There's a lot of people of note in the Pulmonary Hypertension world who will tell you the truth about having a terminal illness is that really you start scaring the mortally-minded off.
Not in all cases, but in many.
Dealing with death means you, while still walking around in the world of the living, are holding death's hand. And, despite the fact that everyone will face that, having one foot in each world freaks people right out to the point where they don't know what to say or even how to be there.
I could give you this speech about how much that sucks, but people know it sucks and they do it anyway. Human nature, or something.
The real questions I get are usually dealing with the fact that since I have no contact with my abusive family of origin, do I feel alone? Is it harder?
The answer is no. It's not harder than being abused to not have family around. Even when you're sick.
And you can daydream about what life is like when that's not the truth you were given, but it doesn't do anything or change anyone disordered enough to hurt you. Nothing will. The good news is, it doesn't come up in your mind often. Mostly, after escaping, you are just overwhelmed with how peaceful it is. Nobody carving out their pound of flesh, nobody manipulating, no physical abuse. It's not possible to miss any of that. So, when it's gone, most of your time is spent being thankful. (The other part is spent wondering why you waited so long to leave, so if you yourself are facing this, run).
I'm especially thankful that I do have my own little family, so truly I'm not alone. Though, I do wish I had more support for them. I'm thinking that we need to join a church locally or some kind of group to really give them a set of people they can trust and hold onto (though I know it's a crapshoot, we do have one local place here that has been there for us consistently enough that I trust them). The main thing is that when you don't have the people you need to lean on, you have to do the legwork to seek out a soft spot to land (even if you have to wear an oxygen mask while doing it).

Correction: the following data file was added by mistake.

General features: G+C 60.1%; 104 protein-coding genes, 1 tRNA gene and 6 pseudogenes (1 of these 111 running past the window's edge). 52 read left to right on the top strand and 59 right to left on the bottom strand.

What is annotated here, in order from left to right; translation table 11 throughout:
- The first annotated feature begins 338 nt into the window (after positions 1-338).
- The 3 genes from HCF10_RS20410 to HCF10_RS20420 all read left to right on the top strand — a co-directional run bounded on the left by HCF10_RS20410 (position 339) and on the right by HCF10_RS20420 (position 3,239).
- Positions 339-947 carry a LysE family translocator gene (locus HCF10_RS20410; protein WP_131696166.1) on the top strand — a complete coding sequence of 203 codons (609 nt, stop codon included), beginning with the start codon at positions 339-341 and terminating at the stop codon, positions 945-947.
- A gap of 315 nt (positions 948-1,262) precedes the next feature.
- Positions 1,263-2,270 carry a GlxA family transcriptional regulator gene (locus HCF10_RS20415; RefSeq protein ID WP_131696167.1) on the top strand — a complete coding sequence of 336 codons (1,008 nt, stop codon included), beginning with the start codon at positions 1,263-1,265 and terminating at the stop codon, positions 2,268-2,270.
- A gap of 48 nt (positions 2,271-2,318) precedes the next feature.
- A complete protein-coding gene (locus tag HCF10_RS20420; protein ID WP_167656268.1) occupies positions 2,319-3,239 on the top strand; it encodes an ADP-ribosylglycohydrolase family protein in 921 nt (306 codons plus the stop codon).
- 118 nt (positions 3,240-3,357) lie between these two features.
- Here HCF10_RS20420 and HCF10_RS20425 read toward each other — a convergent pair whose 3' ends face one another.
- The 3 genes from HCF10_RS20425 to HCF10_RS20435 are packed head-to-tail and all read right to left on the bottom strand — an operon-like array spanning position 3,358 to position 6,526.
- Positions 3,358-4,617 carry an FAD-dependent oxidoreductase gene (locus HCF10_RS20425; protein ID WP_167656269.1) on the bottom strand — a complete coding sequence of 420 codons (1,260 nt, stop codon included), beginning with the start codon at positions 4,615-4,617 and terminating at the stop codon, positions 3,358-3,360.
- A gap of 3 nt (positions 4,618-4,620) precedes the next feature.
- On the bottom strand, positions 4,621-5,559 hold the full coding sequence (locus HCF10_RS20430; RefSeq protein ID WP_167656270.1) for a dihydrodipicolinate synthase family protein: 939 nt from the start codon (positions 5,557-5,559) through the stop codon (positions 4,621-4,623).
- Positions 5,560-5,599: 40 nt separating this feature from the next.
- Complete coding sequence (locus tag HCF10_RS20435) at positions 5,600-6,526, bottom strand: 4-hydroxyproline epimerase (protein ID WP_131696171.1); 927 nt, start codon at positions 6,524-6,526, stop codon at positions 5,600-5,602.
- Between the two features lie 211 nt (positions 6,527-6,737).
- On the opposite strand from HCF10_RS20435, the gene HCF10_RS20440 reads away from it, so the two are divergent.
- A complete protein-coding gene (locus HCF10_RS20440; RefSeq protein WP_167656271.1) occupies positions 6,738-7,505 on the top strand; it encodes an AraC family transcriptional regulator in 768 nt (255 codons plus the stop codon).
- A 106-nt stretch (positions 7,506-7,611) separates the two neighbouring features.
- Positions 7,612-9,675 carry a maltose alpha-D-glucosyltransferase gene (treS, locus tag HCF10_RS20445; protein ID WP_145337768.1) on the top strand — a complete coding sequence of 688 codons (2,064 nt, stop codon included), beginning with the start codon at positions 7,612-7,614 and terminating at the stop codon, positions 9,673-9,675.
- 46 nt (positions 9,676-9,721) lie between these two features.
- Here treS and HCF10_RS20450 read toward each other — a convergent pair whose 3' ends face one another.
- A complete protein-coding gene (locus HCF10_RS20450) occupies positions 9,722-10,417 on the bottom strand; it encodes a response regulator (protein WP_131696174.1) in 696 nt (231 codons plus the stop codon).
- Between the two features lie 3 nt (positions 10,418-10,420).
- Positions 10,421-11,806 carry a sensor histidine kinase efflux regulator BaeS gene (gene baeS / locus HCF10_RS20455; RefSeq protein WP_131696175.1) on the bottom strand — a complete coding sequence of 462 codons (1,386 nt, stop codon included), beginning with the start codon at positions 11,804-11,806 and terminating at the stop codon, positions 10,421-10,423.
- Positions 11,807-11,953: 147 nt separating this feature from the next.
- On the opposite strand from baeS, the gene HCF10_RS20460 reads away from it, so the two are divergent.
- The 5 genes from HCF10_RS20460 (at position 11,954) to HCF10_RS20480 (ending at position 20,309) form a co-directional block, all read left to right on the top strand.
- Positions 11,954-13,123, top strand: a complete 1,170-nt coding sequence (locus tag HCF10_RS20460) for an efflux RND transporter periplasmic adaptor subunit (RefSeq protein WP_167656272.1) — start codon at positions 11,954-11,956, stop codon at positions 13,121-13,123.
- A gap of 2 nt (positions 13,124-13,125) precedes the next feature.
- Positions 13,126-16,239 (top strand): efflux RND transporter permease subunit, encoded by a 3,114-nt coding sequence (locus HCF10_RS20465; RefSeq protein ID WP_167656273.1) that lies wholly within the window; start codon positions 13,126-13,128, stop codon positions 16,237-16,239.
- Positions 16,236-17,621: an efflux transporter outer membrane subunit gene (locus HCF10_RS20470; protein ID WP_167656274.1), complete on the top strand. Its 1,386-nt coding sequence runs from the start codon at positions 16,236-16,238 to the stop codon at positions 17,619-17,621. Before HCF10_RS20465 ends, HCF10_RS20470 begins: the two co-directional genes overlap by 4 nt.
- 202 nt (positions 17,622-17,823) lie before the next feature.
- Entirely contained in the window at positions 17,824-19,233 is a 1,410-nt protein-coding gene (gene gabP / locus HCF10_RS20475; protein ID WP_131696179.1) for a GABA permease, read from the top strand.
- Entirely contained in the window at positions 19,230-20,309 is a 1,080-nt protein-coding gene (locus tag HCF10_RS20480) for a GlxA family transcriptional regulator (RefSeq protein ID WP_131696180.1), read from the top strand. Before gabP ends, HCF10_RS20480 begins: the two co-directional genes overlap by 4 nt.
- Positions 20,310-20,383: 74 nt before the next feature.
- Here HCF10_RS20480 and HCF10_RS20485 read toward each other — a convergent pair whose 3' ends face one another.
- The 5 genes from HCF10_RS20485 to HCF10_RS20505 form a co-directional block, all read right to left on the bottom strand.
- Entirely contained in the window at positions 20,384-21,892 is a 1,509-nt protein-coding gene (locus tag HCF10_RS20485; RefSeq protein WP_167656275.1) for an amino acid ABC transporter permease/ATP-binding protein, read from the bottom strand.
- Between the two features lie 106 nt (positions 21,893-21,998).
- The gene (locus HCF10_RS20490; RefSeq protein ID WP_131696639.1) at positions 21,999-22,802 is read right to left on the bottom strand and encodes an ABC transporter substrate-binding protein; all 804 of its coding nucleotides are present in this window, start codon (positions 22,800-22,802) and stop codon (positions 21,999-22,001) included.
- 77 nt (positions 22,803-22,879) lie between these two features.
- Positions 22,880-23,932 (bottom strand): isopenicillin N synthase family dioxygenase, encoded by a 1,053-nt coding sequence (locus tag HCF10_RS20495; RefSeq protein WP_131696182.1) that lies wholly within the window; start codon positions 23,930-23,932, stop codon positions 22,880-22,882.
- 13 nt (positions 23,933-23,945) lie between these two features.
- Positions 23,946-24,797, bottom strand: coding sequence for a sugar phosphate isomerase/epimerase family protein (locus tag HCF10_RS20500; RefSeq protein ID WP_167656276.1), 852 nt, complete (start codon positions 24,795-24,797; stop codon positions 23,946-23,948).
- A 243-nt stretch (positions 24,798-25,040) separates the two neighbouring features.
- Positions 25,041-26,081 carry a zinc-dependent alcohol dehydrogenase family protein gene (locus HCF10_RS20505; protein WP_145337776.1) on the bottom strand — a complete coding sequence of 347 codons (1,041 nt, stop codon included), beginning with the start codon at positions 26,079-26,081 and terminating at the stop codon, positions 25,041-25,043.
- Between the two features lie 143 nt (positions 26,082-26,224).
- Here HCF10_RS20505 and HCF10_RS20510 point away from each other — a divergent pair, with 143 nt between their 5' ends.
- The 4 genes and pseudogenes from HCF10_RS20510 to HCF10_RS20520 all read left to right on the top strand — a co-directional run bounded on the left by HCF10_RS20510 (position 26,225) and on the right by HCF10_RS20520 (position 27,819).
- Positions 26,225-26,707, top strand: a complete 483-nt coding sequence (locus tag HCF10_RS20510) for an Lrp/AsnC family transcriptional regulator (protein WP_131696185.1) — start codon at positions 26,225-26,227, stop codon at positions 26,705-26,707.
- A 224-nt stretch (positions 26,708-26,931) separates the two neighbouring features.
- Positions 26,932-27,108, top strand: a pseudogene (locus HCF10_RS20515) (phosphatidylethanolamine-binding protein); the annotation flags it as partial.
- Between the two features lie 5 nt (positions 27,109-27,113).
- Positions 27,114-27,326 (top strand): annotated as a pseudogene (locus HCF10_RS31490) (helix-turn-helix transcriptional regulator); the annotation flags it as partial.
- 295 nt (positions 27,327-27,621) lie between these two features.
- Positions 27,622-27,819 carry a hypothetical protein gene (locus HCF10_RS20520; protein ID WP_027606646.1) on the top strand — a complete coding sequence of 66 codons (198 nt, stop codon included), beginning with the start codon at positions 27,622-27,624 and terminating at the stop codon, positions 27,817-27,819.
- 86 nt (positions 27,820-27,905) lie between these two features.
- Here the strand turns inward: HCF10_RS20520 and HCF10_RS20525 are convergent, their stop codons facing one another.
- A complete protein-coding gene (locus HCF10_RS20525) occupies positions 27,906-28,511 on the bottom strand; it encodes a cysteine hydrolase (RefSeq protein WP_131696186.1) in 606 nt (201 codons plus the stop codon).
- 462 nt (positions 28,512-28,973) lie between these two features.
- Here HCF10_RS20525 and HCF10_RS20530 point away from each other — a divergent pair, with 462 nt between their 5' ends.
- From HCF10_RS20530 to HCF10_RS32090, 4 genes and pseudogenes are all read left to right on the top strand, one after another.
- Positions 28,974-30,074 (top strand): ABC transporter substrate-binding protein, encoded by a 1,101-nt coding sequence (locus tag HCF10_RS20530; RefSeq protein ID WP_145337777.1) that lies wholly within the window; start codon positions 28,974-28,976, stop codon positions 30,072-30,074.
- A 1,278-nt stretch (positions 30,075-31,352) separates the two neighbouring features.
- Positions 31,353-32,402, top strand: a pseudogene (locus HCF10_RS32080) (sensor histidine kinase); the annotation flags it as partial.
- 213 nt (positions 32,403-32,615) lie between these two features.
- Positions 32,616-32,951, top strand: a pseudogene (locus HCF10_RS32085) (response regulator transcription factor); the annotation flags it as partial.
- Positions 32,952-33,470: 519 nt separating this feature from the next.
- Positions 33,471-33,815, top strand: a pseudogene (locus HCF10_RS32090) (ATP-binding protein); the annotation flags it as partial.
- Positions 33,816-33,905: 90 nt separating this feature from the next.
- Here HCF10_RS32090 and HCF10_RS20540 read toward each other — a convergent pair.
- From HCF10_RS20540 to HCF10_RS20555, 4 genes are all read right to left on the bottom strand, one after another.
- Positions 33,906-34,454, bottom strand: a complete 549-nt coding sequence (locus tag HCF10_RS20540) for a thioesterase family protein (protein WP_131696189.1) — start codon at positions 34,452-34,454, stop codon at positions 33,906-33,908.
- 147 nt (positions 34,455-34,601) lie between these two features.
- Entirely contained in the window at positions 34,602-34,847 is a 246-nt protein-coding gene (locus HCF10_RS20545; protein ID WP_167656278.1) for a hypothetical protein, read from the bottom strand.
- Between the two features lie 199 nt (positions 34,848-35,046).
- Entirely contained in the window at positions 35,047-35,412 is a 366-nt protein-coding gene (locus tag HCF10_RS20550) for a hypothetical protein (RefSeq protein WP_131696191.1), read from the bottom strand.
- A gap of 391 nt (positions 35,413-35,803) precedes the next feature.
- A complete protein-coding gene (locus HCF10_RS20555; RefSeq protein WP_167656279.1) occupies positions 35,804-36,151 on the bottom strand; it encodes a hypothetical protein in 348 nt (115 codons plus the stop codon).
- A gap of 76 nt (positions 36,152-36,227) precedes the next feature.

All that said with the understanding that nobody is a capable island, there is some dignity in being able to face the unknown, the scary, in small numbers.
It's a kind of bravery that thankfully few people will earn, though it's more common than we suspect I think. It also becomes part of the legacy we have to pass down.
When I'm really having trouble processing it, I write. You may have noticed not many of my characters have super-happy-fun-time childhoods and that's not an accident. Many of them will need that resilience they learned to have any hope of survival. Little Ghost, for example, the female lead in my next CDW book, was nearly sacrificed as an infant. Only the darkness, that shadowed guardian that nobody understands, was there to save her. Rain, the main character, could have had a wonderful family but his mother died to save everyone she loved and the circumstances of his birth did not permit his father to contact him often. Writing about individuals like that gives you something to look up to when you are feeling down or alone. And, hopefully, it helps other people going through the same thing when they read it.
Other than that, you just learn to be brave. It's one day, one treatment, one procedure, one milestone at a time.